How to Glue-Up Joints: The right number of clamps
One of the keys is to use the right number of clamps for the job. So Fine Woodworking tested common bar clamps to determine the strenth of each.
The force applied by each type of clamp varies greatly depending on the strength of the operator. FWW conducted a test using four different staff members; two Fine Woodworking editors, our female copy editor, and a brawny Fine Homebuilding editor. The numbers in the chart are the average of the FWW editors. The copy editor in our test consistently applied about 60% of the average clamp pressure, while the hand strength of the FHB editor was about 40% higher.
|Parallel Jaw Clamp
|Aluminum Bar Clamp
|3/4-in. Pipe Clamp
|“I”-Beam Bar Clamp
Details on the test
In his book, Understanding Wood (The Taunton Press, 2000), R. Bruce Hoadley illustrated that the amount of force applied by different types of woodworking clamp varies widely. He also found that the force of an individual clamp can differ by a factor of two depending on the strength of the operator.
To compare traditional bar and pipe clamps with newer designs and to see how the force they apply varies by user, Fine Woodworking rigged up a jig linked to a set of bathroom scales. The magazine’s female copy editor represented one end of the strength scale, a brawny former builder at Fine Homebuilding represented the other, and a couple of Fine Woodworking editors fell in between. Generally, clamps with T-handles exert more pressure than those with round handles.
Calculating Clamp Requirements
The first step when gluing boards is calculating the square inches of glue surface. For example, if you are gluing two boards 3⁄4 in. thick and 36 in. long, a single glue surface equals 27 sq. in. Even if you are edge-gluing several boards, you still need to measure only one glue surface because the clamping pressure is transmitted across the width of the boards. If you are edge-gluing flatsawn red oak boards and wish to apply about 450 lb. psi, then 27 multiplied by 450 equals a force of 12,150 lb. that must be applied. Using the average of the editors’ clamping forces, this could be supplied by around nine heavy-duty bar clamps, a dozen 3⁄4-in. pipe clamps, or 26 quick-grip clamps. Obviously it would be hard to fit 26 clamps along a 36-in. board, so add some more powerful clamps if you have them. It’s fine to mix and match types of clamp.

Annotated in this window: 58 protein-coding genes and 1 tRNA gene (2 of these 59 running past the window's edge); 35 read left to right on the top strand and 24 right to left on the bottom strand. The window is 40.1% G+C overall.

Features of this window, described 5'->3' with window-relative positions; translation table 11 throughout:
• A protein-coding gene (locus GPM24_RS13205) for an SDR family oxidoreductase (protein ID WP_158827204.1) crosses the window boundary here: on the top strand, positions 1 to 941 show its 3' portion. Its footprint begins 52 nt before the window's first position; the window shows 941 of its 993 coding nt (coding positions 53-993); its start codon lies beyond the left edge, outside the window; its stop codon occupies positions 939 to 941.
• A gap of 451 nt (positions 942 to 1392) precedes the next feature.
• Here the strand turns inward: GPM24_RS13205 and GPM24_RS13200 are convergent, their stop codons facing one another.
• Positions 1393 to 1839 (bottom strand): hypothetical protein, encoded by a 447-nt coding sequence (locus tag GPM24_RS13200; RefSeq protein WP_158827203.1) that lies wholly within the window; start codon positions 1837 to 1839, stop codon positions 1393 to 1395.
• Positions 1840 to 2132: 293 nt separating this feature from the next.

Less pressure for pine. These two pine boards have a glue surface area of 16½ sq. in. Because the glue faces are nearly flatsawn (see inset), the recommended pressure is 150 psi, requiring a total force of 2,475 lb. This can easily be met by using three ¾ -in. pipe clamps.
More pressure on maple. The effective glueline area is the same as for the pine (even though there are three boards to glue instead of two). The glue faces are quartersawn (see inset), so the recommended pressure is 600 psi. This total force of 9,900 lb. requires nine pipe clamps.
Once you’ve determined the right type of clamps to use, you need to determine the best way to distribute them.
How many clamps do you need? Use the formula below and details from our test of common wood clamps (see below) to find out.
Less pressure for pine. This glue up with pine boards only requires three clamps. See details below.
More pressure for maple. This glue up with maple required nine clamps. See calculation details below.
How many clamps do you need? Use the findings from our clamping pressure test and a special formula to find out. Read details below.